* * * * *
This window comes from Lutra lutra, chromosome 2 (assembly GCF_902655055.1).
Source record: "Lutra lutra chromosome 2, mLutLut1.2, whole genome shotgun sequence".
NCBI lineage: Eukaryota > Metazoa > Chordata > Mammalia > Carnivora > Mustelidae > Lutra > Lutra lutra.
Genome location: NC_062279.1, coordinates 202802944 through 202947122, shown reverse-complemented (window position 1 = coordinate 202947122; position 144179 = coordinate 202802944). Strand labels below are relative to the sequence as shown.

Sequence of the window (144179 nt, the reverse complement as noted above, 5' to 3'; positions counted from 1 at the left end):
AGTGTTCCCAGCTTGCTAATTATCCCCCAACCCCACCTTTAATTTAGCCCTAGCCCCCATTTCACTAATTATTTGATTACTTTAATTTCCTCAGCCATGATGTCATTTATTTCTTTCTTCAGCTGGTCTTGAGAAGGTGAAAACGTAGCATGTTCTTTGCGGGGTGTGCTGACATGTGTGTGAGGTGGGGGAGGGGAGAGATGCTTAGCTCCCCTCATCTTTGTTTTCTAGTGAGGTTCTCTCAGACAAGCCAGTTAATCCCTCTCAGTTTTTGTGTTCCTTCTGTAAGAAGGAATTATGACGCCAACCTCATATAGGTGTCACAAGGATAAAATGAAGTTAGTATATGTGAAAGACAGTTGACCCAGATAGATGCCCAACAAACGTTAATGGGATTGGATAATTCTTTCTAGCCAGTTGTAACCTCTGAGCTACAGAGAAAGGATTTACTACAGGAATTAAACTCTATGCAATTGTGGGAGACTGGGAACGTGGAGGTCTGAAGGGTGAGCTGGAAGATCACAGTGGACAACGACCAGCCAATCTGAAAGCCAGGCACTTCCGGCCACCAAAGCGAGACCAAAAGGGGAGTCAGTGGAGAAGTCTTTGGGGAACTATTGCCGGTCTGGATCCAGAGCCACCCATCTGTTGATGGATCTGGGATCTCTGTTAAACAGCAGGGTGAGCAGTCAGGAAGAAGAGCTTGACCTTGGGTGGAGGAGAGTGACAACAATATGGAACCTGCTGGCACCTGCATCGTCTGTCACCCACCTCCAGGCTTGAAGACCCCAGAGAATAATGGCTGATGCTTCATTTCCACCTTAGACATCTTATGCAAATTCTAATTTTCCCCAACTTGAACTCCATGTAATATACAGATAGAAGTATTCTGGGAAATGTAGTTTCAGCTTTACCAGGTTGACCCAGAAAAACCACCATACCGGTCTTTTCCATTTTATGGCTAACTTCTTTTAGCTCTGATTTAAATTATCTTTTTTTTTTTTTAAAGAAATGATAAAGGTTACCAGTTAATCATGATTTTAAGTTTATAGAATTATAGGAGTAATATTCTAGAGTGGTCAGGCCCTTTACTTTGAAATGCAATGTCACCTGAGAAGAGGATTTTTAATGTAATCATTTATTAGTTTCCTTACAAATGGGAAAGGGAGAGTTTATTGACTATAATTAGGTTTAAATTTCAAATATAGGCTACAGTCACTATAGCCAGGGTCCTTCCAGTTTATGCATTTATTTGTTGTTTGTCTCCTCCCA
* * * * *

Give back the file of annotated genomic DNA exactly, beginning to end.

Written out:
This window comes from Lutra lutra, chromosome 2 (assembly GCF_902655055.1).
Source record: "Lutra lutra chromosome 2, mLutLut1.2, whole genome shotgun sequence".
NCBI lineage: Eukaryota > Metazoa > Chordata > Mammalia > Carnivora > Mustelidae > Lutra > Lutra lutra.
Genome location: NC_062279.1, coordinates 202802944 through 202947122, shown reverse-complemented (window position 1 = coordinate 202947122; position 144179 = coordinate 202802944). Strand labels below are relative to the sequence as shown.

Sequence of the window (144179 nt, the reverse complement as noted above, 5' to 3'; positions counted from 1 at the left end):
AGTGTTCCCAGCTTGCTAATTATCCCCCAACCCCACCTTTAATTTAGCCCTAGCCCCCATTTCACTAATTATTTGATTACTTTAATTTCCTCAGCCATGATGTCATTTATTTCTTTCTTCAGCTGGTCTTGAGAAGGTGAAAACGTAGCATGTTCTTTGCGGGGTGTGCTGACATGTGTGTGAGGTGGGGGAGGGGAGAGATGCTTAGCTCCCCTCATCTTTGTTTTCTAGTGAGGTTCTCTCAGACAAGCCAGTTAATCCCTCTCAGTTTTTGTGTTCCTTCTGTAAGAAGGAATTATGACGCCAACCTCATATAGGTGTCACAAGGATAAAATGAAGTTAGTATATGTGAAAGACAGTTGACCCAGATAGATGCCCAACAAACGTTAATGGGATTGGATAATTCTTTCTAGCCAGTTGTAACCTCTGAGCTACAGAGAAAGGATTTACTACAGGAATTAAACTCTATGCAATTGTGGGAGACTGGGAACGTGGAGGTCTGAAGGGTGAGCTGGAAGATCACAGTGGACAACGACCAGCCAATCTGAAAGCCAGGCACTTCCGGCCACCAAAGCGAGACCAAAAGGGGAGTCAGTGGAGAAGTCTTTGGGGAACTATTGCCGGTCTGGATCCAGAGCCACCCATCTGTTGATGGATCTGGGATCTCTGTTAAACAGCAGGGTGAGCAGTCAGGAAGAAGAGCTTGACCTTGGGTGGAGGAGAGTGACAACAATATGGAACCTGCTGGCACCTGCATCGTCTGTCACCCACCTCCAGGCTTGAAGACCCCAGAGAATAATGGCTGATGCTTCATTTCCACCTTAGACATCTTATGCAAATTCTAATTTTCCCCAACTTGAACTCCATGTAATATACAGATAGAAGTATTCTGGGAAATGTAGTTTCAGCTTTACCAGGTTGACCCAGAAAAACCACCATACCGGTCTTTTCCATTTTATGGCTAACTTCTTTTAGCTCTGATTTAAATTATCTTTTTTTTTTTTTAAAGAAATGATAAAGGTTACCAGTTAATCATGATTTTAAGTTTATAGAATTATAGGAGTAATATTCTAGAGTGGTCAGGCCCTTTACTTTGAAATGCAATGTCACCTGAGAAGAGGATTTTTAATGTAATCATTTATTAGTTTCCTTACAAATGGGAAAGGGAGAGTTTATTGACTATAATTAGGTTTAAATTTCAAATATAGGCTACAGTCACTATAGCCAGGGTCCTTCCAGTTTATGCATTTATTTGTTGTTTGTCTCCTCCCA